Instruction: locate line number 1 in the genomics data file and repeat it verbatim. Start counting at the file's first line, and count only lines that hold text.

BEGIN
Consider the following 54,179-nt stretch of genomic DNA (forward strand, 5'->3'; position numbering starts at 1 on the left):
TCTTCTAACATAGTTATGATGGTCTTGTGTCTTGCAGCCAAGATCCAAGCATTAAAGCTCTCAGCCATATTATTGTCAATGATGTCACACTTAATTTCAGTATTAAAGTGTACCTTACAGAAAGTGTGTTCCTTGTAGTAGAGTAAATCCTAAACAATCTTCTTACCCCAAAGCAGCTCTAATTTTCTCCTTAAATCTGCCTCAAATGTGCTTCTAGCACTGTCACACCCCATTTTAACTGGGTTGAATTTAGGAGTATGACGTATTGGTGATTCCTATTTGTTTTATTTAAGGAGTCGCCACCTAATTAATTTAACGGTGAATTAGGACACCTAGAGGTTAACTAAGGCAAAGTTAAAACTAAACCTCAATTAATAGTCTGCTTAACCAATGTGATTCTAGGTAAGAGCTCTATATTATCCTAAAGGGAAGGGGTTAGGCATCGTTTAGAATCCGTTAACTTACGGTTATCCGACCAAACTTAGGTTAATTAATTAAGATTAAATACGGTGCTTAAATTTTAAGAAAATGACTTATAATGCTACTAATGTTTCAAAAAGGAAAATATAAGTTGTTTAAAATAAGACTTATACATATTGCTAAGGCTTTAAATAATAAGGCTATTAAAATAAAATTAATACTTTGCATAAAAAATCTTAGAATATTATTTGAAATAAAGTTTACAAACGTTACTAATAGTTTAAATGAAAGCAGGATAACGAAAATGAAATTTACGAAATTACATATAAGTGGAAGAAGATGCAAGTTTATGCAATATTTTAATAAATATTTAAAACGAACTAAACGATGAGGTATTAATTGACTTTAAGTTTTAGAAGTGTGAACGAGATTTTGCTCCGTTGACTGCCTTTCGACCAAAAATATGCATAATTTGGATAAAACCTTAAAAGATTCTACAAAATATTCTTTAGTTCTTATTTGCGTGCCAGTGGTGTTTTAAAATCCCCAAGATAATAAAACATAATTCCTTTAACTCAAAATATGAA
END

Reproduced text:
Consider the following 54,179-nt stretch of genomic DNA (forward strand, 5'->3'; position numbering starts at 1 on the left):